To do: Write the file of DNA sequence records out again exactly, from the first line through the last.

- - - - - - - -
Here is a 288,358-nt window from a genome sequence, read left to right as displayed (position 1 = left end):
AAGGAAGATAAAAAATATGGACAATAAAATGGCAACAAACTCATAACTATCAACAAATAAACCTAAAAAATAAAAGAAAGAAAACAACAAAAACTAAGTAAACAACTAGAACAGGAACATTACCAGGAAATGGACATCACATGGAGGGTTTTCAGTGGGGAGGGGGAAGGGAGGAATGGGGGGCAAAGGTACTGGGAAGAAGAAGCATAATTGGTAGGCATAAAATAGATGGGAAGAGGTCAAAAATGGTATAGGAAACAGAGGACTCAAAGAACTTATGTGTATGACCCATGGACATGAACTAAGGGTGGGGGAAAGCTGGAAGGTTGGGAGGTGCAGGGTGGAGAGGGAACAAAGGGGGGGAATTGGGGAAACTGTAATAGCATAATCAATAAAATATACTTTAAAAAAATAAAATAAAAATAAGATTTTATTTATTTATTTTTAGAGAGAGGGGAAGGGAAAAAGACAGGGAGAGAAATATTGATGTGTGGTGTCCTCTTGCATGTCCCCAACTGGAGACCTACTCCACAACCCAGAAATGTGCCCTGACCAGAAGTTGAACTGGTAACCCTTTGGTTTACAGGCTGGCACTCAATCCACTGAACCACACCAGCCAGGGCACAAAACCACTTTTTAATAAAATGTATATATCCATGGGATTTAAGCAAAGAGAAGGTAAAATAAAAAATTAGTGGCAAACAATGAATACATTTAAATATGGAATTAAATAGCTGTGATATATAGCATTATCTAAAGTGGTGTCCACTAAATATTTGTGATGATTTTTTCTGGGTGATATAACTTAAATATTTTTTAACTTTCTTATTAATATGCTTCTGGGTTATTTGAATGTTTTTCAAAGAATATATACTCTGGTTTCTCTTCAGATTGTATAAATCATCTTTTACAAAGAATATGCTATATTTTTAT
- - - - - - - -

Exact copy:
Here is a 288,358-nt window from a genome sequence, read left to right as displayed (position 1 = left end):
AAGGAAGATAAAAAATATGGACAATAAAATGGCAACAAACTCATAACTATCAACAAATAAACCTAAAAAATAAAAGAAAGAAAACAACAAAAACTAAGTAAACAACTAGAACAGGAACATTACCAGGAAATGGACATCACATGGAGGGTTTTCAGTGGGGAGGGGGAAGGGAGGAATGGGGGGCAAAGGTACTGGGAAGAAGAAGCATAATTGGTAGGCATAAAATAGATGGGAAGAGGTCAAAAATGGTATAGGAAACAGAGGACTCAAAGAACTTATGTGTATGACCCATGGACATGAACTAAGGGTGGGGGAAAGCTGGAAGGTTGGGAGGTGCAGGGTGGAGAGGGAACAAAGGGGGGGAATTGGGGAAACTGTAATAGCATAATCAATAAAATATACTTTAAAAAAATAAAATAAAAATAAGATTTTATTTATTTATTTTTAGAGAGAGGGGAAGGGAAAAAGACAGGGAGAGAAATATTGATGTGTGGTGTCCTCTTGCATGTCCCCAACTGGAGACCTACTCCACAACCCAGAAATGTGCCCTGACCAGAAGTTGAACTGGTAACCCTTTGGTTTACAGGCTGGCACTCAATCCACTGAACCACACCAGCCAGGGCACAAAACCACTTTTTAATAAAATGTATATATCCATGGGATTTAAGCAAAGAGAAGGTAAAATAAAAAATTAGTGGCAAACAATGAATACATTTAAATATGGAATTAAATAGCTGTGATATATAGCATTATCTAAAGTGGTGTCCACTAAATATTTGTGATGATTTTTTCTGGGTGATATAACTTAAATATTTTTTAACTTTCTTATTAATATGCTTCTGGGTTATTTGAATGTTTTTCAAAGAATATATACTCTGGTTTCTCTTCAGATTGTATAAATCATCTTTTACAAAGAATATGCTATATTTTTAT